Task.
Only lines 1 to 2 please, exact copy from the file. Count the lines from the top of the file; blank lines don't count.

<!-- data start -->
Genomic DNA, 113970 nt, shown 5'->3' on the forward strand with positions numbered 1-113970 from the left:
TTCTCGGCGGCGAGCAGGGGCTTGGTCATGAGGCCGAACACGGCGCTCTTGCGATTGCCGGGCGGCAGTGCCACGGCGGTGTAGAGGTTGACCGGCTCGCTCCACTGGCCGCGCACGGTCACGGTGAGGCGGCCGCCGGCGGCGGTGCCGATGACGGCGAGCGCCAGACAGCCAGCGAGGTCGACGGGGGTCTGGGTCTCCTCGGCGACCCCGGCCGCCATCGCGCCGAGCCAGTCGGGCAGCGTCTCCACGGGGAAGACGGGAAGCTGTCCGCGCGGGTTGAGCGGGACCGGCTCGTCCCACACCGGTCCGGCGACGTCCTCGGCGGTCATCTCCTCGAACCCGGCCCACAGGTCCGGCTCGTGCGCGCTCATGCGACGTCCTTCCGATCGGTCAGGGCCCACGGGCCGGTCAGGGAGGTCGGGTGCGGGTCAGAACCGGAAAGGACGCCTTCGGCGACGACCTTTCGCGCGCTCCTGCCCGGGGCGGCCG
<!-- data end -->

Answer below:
Genomic DNA, 113970 nt, shown 5'->3' on the forward strand with positions numbered 1-113970 from the left:
TTCTCGGCGGCGAGCAGGGGCTTGGTCATGAGGCCGAACACGGCGCTCTTGCGATTGCCGGGCGGCAGTGCCACGGCGGTGTAGAGGTTGACCGGCTCGCTCCACTGGCCGCGCACGGTCACGGTGAGGCGGCCGCCGGCGGCGGTGCCGATGACGGCGAGCGCCAGACAGCCAGCGAGGTCGACGGGGGTCTGGGTCTCCTCGGCGACCCCGGCCGCCATCGCGCCGAGCCAGTCGGGCAGCGTCTCCACGGGGAAGACGGGAAGCTGTCCGCGCGGGTTGAGCGGGACCGGCTCGTCCCACACCGGTCCGGCGACGTCCTCGGCGGTCATCTCCTCGAACCCGGCCCACAGGTCCGGCTCGTGCGCGCTCATGCGACGTCCTTCCGATCGGTCAGGGCCCACGGGCCGGTCAGGGAGGTCGGGTGCGGGTCAGAACCGGAAAGGACGCCTTCGGCGACGACCTTTCGCGCGCTCCTGCCCGGGGCGGCCG